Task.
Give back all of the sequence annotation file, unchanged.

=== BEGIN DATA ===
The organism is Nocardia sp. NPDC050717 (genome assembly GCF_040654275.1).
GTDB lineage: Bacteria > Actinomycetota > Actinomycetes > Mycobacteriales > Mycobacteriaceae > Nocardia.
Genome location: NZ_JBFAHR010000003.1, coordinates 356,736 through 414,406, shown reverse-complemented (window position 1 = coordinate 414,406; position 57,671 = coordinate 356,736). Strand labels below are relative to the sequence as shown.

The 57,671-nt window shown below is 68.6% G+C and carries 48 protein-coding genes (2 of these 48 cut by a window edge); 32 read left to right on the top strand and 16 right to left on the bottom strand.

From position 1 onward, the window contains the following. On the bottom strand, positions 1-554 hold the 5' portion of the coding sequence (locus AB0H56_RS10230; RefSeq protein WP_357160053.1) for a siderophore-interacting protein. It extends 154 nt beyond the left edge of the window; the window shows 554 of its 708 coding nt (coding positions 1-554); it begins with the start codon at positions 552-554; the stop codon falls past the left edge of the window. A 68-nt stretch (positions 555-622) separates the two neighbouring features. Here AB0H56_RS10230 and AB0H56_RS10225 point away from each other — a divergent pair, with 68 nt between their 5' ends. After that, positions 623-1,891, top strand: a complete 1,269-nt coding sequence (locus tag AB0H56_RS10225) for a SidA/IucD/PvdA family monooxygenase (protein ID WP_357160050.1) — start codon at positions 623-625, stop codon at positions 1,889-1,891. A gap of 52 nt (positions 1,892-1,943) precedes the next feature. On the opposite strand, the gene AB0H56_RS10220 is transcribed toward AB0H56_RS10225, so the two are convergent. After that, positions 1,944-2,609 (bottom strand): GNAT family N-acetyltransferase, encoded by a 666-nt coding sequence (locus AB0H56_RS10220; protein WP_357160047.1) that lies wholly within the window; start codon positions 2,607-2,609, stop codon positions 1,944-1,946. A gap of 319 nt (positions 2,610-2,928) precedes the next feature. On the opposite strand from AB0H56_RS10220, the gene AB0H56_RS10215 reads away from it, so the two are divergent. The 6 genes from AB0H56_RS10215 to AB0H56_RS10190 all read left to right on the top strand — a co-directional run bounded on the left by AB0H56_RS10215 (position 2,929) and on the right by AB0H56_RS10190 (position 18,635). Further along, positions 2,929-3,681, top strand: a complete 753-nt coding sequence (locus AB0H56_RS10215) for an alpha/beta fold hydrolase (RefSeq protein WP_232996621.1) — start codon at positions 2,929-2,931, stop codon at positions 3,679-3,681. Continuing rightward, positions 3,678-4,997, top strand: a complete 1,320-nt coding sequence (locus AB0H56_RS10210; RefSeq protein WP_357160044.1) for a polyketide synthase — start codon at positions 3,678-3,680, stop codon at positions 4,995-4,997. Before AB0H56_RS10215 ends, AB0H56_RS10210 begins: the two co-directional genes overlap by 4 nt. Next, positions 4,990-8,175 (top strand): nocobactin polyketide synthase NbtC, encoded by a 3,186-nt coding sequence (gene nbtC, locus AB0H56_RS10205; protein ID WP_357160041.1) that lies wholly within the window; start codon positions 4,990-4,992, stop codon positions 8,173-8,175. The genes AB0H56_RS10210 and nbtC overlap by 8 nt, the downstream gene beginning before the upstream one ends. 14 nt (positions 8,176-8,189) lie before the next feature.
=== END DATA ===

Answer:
The organism is Nocardia sp. NPDC050717 (genome assembly GCF_040654275.1).
GTDB lineage: Bacteria > Actinomycetota > Actinomycetes > Mycobacteriales > Mycobacteriaceae > Nocardia.
Genome location: NZ_JBFAHR010000003.1, coordinates 356,736 through 414,406, shown reverse-complemented (window position 1 = coordinate 414,406; position 57,671 = coordinate 356,736). Strand labels below are relative to the sequence as shown.

The 57,671-nt window shown below is 68.6% G+C and carries 48 protein-coding genes (2 of these 48 cut by a window edge); 32 read left to right on the top strand and 16 right to left on the bottom strand.

From position 1 onward, the window contains the following. On the bottom strand, positions 1-554 hold the 5' portion of the coding sequence (locus AB0H56_RS10230; RefSeq protein WP_357160053.1) for a siderophore-interacting protein. It extends 154 nt beyond the left edge of the window; the window shows 554 of its 708 coding nt (coding positions 1-554); it begins with the start codon at positions 552-554; the stop codon falls past the left edge of the window. A 68-nt stretch (positions 555-622) separates the two neighbouring features. Here AB0H56_RS10230 and AB0H56_RS10225 point away from each other — a divergent pair, with 68 nt between their 5' ends. After that, positions 623-1,891, top strand: a complete 1,269-nt coding sequence (locus tag AB0H56_RS10225) for a SidA/IucD/PvdA family monooxygenase (protein ID WP_357160050.1) — start codon at positions 623-625, stop codon at positions 1,889-1,891. A gap of 52 nt (positions 1,892-1,943) precedes the next feature. On the opposite strand, the gene AB0H56_RS10220 is transcribed toward AB0H56_RS10225, so the two are convergent. After that, positions 1,944-2,609 (bottom strand): GNAT family N-acetyltransferase, encoded by a 666-nt coding sequence (locus AB0H56_RS10220; protein WP_357160047.1) that lies wholly within the window; start codon positions 2,607-2,609, stop codon positions 1,944-1,946. A gap of 319 nt (positions 2,610-2,928) precedes the next feature. On the opposite strand from AB0H56_RS10220, the gene AB0H56_RS10215 reads away from it, so the two are divergent. The 6 genes from AB0H56_RS10215 to AB0H56_RS10190 all read left to right on the top strand — a co-directional run bounded on the left by AB0H56_RS10215 (position 2,929) and on the right by AB0H56_RS10190 (position 18,635). Further along, positions 2,929-3,681, top strand: a complete 753-nt coding sequence (locus AB0H56_RS10215) for an alpha/beta fold hydrolase (RefSeq protein WP_232996621.1) — start codon at positions 2,929-2,931, stop codon at positions 3,679-3,681. Continuing rightward, positions 3,678-4,997, top strand: a complete 1,320-nt coding sequence (locus AB0H56_RS10210; RefSeq protein WP_357160044.1) for a polyketide synthase — start codon at positions 3,678-3,680, stop codon at positions 4,995-4,997. Before AB0H56_RS10215 ends, AB0H56_RS10210 begins: the two co-directional genes overlap by 4 nt. Next, positions 4,990-8,175 (top strand): nocobactin polyketide synthase NbtC, encoded by a 3,186-nt coding sequence (gene nbtC, locus AB0H56_RS10205; protein ID WP_357160041.1) that lies wholly within the window; start codon positions 4,990-4,992, stop codon positions 8,173-8,175. The genes AB0H56_RS10210 and nbtC overlap by 8 nt, the downstream gene beginning before the upstream one ends. 14 nt (positions 8,176-8,189) lie before the next feature.